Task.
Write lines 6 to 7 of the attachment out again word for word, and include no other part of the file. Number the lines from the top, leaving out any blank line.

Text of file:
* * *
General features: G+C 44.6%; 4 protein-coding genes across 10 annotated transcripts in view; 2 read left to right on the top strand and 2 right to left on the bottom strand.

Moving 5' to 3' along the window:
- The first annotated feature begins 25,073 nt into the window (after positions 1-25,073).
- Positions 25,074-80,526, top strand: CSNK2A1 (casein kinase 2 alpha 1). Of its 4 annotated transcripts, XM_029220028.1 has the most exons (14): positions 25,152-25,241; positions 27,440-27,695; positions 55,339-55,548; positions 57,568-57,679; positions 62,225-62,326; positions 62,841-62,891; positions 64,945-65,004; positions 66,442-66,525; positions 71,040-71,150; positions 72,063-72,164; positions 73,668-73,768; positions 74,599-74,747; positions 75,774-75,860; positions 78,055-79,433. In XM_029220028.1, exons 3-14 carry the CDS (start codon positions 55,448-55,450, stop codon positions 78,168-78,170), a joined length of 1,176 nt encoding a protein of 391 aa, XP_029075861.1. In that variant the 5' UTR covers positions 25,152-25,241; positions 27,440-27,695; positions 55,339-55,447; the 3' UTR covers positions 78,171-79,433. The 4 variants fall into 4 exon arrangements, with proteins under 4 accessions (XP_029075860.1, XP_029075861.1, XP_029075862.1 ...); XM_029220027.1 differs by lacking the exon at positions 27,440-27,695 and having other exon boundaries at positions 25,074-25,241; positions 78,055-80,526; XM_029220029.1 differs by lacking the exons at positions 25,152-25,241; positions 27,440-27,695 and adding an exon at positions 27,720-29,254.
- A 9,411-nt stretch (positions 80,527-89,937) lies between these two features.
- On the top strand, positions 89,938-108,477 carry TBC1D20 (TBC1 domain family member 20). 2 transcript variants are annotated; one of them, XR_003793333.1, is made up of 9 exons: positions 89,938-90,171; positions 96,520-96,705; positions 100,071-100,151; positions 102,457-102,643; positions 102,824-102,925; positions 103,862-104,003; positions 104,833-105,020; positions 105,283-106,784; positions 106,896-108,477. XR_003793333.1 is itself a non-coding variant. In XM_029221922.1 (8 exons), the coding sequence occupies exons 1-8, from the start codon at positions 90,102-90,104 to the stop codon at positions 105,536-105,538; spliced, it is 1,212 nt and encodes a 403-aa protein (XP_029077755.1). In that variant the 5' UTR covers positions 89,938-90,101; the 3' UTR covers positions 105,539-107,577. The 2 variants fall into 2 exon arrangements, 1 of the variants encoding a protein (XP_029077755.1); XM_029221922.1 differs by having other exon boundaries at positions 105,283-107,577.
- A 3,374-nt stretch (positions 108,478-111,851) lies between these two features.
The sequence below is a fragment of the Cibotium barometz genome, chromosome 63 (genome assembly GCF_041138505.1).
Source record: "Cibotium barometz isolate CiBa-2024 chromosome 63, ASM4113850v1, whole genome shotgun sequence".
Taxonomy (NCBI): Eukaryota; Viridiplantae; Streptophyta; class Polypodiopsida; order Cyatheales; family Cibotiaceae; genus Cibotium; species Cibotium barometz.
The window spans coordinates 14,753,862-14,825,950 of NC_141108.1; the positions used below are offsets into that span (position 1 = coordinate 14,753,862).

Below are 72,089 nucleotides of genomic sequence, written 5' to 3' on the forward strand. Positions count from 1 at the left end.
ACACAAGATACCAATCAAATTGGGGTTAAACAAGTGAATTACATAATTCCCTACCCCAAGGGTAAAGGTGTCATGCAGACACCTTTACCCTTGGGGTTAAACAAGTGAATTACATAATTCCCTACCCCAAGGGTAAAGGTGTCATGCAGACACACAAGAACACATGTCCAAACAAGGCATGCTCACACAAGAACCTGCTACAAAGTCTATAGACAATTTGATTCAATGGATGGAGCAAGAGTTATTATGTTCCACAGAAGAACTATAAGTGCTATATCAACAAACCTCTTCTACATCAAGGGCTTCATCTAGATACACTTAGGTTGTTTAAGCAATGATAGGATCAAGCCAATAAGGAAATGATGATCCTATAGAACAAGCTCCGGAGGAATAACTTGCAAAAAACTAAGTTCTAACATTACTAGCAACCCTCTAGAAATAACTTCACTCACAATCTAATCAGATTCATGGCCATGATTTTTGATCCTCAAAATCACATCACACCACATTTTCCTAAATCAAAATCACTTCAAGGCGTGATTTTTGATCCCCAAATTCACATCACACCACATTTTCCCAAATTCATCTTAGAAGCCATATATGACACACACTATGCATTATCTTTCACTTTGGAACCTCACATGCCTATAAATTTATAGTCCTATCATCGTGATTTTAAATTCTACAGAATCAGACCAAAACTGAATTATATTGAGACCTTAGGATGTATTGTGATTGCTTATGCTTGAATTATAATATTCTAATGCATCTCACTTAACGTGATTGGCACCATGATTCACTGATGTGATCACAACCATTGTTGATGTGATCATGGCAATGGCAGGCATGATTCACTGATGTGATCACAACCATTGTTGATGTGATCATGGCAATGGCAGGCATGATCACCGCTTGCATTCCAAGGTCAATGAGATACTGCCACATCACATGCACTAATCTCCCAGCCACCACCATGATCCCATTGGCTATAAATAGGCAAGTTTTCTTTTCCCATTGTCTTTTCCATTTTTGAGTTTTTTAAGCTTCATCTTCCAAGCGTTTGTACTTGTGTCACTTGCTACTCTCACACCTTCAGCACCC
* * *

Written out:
- On the top strand, positions 89,938-108,477 carry TBC1D20 (TBC1 domain family member 20). 2 transcript variants are annotated; one of them, XR_003793333.1, is made up of 9 exons: positions 89,938-90,171; positions 96,520-96,705; positions 100,071-100,151; positions 102,457-102,643; positions 102,824-102,925; positions 103,862-104,003; positions 104,833-105,020; positions 105,283-106,784; positions 106,896-108,477. XR_003793333.1 is itself a non-coding variant. In XM_029221922.1 (8 exons), the coding sequence occupies exons 1-8, from the start codon at positions 90,102-90,104 to the stop codon at positions 105,536-105,538; spliced, it is 1,212 nt and encodes a 403-aa protein (XP_029077755.1). In that variant the 5' UTR covers positions 89,938-90,101; the 3' UTR covers positions 105,539-107,577. The 2 variants fall into 2 exon arrangements, 1 of the variants encoding a protein (XP_029077755.1); XM_029221922.1 differs by having other exon boundaries at positions 105,283-107,577.
- A 3,374-nt stretch (positions 108,478-111,851) lies between these two features.